Instead, Boston had decided to build entirely around Kirkland. They had no-where near the overall talent that my Lakers had, but they did draft and sign solid pieces to fill out their roster. Still, none of them were stars or memorable in and of themselves: their purpose was simply to compliment Kirkland, and they did that well.

By the 2025-2026 season, my Lakers had already won several championships. In fact, we won in 2020, 2021, 2022, 2023, 2024 and 2025. I was beginning to think that my experiment had failed. Maybe it was impossible for the other 29 teams in the league to defeat my ultimate superteam.

The 2026 NBA Finals proved me wrong. Going into it, I wasn't worried. How could a team like the Celtics, built around one guy, threaten my ultimate superteam? I was sure that these Finals would go just as the previous five had.

Leslie Kirkland proved me wrong. Now rated at a solid 95 overall and equipped with multiple hall-of-fame badges, Kirkland wrecked my frontcourt, which at the time consisted of Ben Simmons and Kyle Kuzma.

Should I have been more proactive about finding big men? Maybe, but I figured that I had too much talent to fail. Even though I knew Simmons and Kuzma could be bullied on the block, I figured that having four 90+ overall rated players in my starting lineup was enough to beat anybody. Especially since I had constructed my offensive system around the now god-like Lonzo Ball, who had won the MVP five straight years in a row averaging over 20 points, nearly 15 assists, and almost 10 rebounds. I played fast and quick, relying on my team's pace and accurate three point shooting to get the job done.

Unfortunately for me, the Kirkland-led Celtics played the exact style that countered my own. They played a switch-heavy defense and manned each position with quick, mobile players. While their offensive potential lagged behind my own, they were able to keep pace by throwing the ball to Kirkland, who could either bully his way to the basket or find the open man off of the double team.

The Celtic's speed and defensive ability was just good enough to slow down my Lonzo-powered offense, and because I had no defensive answer for Kirkland, I found myself at a disadvantage for the first time in years.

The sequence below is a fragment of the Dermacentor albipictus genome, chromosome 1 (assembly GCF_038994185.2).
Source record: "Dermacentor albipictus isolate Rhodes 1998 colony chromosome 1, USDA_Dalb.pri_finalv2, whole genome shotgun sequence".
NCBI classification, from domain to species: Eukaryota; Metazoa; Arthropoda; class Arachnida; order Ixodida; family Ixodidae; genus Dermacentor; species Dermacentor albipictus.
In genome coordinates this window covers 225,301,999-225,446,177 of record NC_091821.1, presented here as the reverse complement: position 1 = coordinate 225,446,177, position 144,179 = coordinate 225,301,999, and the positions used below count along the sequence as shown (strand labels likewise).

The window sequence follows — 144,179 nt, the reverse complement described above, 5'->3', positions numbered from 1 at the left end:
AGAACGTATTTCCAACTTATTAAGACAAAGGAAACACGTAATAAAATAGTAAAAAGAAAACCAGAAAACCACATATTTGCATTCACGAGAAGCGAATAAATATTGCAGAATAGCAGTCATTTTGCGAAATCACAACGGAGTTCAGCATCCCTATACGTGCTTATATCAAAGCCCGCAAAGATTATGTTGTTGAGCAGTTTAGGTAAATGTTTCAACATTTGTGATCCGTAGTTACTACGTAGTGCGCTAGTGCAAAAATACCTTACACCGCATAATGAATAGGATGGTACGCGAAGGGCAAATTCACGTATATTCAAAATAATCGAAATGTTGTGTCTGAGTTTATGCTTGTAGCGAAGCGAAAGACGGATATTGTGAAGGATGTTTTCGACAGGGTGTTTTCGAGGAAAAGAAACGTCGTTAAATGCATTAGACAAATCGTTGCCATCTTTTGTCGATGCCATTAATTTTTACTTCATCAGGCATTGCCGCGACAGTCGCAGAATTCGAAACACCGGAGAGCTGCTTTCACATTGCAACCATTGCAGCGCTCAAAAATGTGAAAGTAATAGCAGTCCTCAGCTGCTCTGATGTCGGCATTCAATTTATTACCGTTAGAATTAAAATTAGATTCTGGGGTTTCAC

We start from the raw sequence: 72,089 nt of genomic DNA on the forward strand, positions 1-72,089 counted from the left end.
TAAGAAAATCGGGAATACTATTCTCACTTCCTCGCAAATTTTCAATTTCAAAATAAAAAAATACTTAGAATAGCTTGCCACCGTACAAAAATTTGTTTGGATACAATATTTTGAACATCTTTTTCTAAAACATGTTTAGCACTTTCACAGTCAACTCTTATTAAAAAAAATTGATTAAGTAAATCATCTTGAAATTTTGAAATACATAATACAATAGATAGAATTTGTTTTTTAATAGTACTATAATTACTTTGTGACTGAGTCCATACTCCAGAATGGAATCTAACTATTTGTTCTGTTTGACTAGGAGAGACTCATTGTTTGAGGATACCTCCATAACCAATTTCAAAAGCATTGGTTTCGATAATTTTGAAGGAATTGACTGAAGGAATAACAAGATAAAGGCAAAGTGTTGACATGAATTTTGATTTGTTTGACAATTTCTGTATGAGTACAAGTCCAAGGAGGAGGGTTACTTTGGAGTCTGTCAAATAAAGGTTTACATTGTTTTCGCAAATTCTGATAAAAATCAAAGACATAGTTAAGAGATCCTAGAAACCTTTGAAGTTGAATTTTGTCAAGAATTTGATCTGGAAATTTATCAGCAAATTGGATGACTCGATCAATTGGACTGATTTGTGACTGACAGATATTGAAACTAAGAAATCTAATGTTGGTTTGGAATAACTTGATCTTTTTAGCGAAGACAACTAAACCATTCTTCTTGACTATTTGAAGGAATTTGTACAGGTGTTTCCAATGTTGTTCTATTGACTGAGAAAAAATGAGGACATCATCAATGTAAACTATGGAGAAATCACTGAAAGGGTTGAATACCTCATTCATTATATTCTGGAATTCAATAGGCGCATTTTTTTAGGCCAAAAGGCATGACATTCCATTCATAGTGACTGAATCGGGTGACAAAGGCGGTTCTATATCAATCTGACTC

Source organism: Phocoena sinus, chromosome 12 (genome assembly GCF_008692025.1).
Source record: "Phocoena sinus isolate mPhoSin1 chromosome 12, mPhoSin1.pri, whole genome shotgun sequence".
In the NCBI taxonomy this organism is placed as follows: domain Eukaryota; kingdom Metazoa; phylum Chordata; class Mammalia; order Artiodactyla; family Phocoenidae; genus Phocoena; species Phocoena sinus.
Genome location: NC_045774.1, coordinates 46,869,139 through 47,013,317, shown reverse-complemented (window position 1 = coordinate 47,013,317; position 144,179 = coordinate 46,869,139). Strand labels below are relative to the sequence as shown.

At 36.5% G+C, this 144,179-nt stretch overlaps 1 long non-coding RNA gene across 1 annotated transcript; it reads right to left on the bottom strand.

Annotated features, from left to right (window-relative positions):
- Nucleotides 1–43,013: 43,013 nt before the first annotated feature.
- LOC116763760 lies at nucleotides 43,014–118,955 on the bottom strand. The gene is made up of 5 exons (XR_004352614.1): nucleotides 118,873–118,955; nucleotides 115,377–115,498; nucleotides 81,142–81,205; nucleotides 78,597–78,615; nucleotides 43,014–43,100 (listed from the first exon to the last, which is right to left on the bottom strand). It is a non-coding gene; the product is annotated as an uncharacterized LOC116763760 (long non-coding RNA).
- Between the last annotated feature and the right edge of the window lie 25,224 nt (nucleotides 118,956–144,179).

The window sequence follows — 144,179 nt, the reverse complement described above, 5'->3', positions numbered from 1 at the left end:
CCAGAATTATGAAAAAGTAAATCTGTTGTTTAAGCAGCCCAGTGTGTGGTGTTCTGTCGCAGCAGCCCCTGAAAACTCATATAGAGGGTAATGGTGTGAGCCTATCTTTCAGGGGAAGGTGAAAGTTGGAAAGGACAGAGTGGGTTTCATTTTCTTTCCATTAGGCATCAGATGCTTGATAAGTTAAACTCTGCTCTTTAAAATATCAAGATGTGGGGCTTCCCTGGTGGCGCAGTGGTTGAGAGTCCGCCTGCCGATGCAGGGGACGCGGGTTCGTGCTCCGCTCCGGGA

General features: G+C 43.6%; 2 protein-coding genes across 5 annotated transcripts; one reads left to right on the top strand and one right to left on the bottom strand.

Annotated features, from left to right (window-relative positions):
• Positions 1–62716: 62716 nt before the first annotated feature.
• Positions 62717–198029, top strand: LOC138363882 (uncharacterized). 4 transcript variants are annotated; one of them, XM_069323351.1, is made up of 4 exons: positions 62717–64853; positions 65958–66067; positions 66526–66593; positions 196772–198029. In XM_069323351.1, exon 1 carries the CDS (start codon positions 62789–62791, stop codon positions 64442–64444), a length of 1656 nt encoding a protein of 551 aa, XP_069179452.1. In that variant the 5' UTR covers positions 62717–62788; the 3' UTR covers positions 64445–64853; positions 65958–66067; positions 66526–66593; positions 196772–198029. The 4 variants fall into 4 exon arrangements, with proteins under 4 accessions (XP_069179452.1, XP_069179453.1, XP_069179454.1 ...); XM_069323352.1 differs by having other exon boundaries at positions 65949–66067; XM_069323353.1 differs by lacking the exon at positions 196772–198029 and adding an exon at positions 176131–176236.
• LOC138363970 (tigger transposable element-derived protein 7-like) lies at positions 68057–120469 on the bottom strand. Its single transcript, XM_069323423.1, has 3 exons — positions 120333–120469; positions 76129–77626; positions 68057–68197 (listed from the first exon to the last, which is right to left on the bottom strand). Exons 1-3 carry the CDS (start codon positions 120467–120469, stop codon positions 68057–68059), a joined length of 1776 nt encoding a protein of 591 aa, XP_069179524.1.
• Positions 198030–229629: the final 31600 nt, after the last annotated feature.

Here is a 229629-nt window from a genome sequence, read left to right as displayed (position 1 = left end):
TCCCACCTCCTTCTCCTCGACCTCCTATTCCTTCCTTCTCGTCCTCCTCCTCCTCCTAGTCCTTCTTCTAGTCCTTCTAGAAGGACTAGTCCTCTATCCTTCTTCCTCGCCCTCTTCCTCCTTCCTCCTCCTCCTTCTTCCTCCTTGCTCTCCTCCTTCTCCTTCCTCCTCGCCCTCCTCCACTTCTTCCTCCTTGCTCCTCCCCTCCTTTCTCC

In the end, the Celtics beat me 4-2, with Kirkland averaging 28 points, 14 rebounds, and 7 assists. As expected, he won Finals MVP.

In the following years, the Kirkland Celtics would continue to be a thorn in my side, though they would never again defeat me in the Finals. Negating Kirkland was simple enough: all I needed was to sign a few big men who were also defensive specialists. They didn't have to be great, just good enough to give my offense the edge again in any potential match-up. This solution almost proved to be too successful, as no team really came close to challenging my dominance during the Lonzo era.

Leslie Kirkland ended up retiring at the age of 42, having won only a single championship in 2026 at 26 years old.

My Lonzo Lakers ended up petering out around 2035, primarily because my main core of Ball, Battle, and Simmons were quickly declining. Ball finished his career with over twenty combined MVPs and Championships. The cherry on top came in his last regular season game, where he finally surpassed John Stockton to become the NBA's all-time leading assists leader.

This, however, is not the end of the story. I would go on to replace my Lonzo superteam with one that would be even more devastating. They too, however, would eventually be defeated by an auto-generated superteam so powerful that I suspect it existed primarily as a means for the CPU to get back at me for my years of cheating the system to make my team artificially unfair (not unlike Agent Smith's role against Neo in The Matrix).

But I'll save that story for another day...